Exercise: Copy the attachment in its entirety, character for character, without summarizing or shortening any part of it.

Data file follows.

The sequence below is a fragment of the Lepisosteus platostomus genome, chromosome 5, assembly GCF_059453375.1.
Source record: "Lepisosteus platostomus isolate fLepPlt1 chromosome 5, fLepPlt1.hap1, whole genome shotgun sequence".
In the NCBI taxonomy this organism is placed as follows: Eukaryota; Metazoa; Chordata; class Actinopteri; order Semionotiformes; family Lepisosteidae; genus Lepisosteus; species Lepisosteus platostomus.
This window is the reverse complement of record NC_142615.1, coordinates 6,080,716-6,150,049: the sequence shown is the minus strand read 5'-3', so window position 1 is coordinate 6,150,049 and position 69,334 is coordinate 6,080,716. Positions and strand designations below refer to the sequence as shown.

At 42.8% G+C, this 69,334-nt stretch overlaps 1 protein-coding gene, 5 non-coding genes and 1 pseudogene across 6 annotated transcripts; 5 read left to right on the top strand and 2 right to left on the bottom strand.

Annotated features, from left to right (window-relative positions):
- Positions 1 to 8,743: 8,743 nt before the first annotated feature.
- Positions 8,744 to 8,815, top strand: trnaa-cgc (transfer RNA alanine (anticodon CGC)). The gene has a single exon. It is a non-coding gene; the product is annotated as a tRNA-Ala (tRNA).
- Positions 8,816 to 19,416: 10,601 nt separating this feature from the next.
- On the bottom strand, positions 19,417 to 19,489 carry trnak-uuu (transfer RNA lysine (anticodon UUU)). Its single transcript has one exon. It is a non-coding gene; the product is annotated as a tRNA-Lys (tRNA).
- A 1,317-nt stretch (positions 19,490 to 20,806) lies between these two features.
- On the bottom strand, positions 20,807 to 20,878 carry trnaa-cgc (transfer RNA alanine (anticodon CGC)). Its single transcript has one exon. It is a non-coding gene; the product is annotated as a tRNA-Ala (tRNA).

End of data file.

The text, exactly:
The sequence below is a fragment of the Lepisosteus platostomus genome, chromosome 5, assembly GCF_059453375.1.
Source record: "Lepisosteus platostomus isolate fLepPlt1 chromosome 5, fLepPlt1.hap1, whole genome shotgun sequence".
In the NCBI taxonomy this organism is placed as follows: Eukaryota; Metazoa; Chordata; class Actinopteri; order Semionotiformes; family Lepisosteidae; genus Lepisosteus; species Lepisosteus platostomus.
This window is the reverse complement of record NC_142615.1, coordinates 6,080,716-6,150,049: the sequence shown is the minus strand read 5'-3', so window position 1 is coordinate 6,150,049 and position 69,334 is coordinate 6,080,716. Positions and strand designations below refer to the sequence as shown.

At 42.8% G+C, this 69,334-nt stretch overlaps 1 protein-coding gene, 5 non-coding genes and 1 pseudogene across 6 annotated transcripts; 5 read left to right on the top strand and 2 right to left on the bottom strand.

Annotated features, from left to right (window-relative positions):
- Positions 1 to 8,743: 8,743 nt before the first annotated feature.
- Positions 8,744 to 8,815, top strand: trnaa-cgc (transfer RNA alanine (anticodon CGC)). The gene has a single exon. It is a non-coding gene; the product is annotated as a tRNA-Ala (tRNA).
- Positions 8,816 to 19,416: 10,601 nt separating this feature from the next.
- On the bottom strand, positions 19,417 to 19,489 carry trnak-uuu (transfer RNA lysine (anticodon UUU)). Its single transcript has one exon. It is a non-coding gene; the product is annotated as a tRNA-Lys (tRNA).
- A 1,317-nt stretch (positions 19,490 to 20,806) lies between these two features.
- On the bottom strand, positions 20,807 to 20,878 carry trnaa-cgc (transfer RNA alanine (anticodon CGC)). Its single transcript has one exon. It is a non-coding gene; the product is annotated as a tRNA-Ala (tRNA).